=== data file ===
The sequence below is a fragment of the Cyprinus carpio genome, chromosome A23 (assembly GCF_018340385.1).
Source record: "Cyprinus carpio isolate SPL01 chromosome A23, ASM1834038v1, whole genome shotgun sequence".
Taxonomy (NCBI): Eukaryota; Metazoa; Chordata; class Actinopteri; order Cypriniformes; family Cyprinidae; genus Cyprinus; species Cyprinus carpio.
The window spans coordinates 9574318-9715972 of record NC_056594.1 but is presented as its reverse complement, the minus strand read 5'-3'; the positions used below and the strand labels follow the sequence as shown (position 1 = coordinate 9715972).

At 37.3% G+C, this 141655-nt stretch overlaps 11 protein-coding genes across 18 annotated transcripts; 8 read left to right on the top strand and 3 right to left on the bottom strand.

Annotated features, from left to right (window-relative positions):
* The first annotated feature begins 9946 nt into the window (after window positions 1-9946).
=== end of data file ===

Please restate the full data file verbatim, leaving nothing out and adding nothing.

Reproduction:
The sequence below is a fragment of the Cyprinus carpio genome, chromosome A23 (assembly GCF_018340385.1).
Source record: "Cyprinus carpio isolate SPL01 chromosome A23, ASM1834038v1, whole genome shotgun sequence".
Taxonomy (NCBI): Eukaryota; Metazoa; Chordata; class Actinopteri; order Cypriniformes; family Cyprinidae; genus Cyprinus; species Cyprinus carpio.
The window spans coordinates 9574318-9715972 of record NC_056594.1 but is presented as its reverse complement, the minus strand read 5'-3'; the positions used below and the strand labels follow the sequence as shown (position 1 = coordinate 9715972).

At 37.3% G+C, this 141655-nt stretch overlaps 11 protein-coding genes across 18 annotated transcripts; 8 read left to right on the top strand and 3 right to left on the bottom strand.

Annotated features, from left to right (window-relative positions):
* The first annotated feature begins 9946 nt into the window (after window positions 1-9946).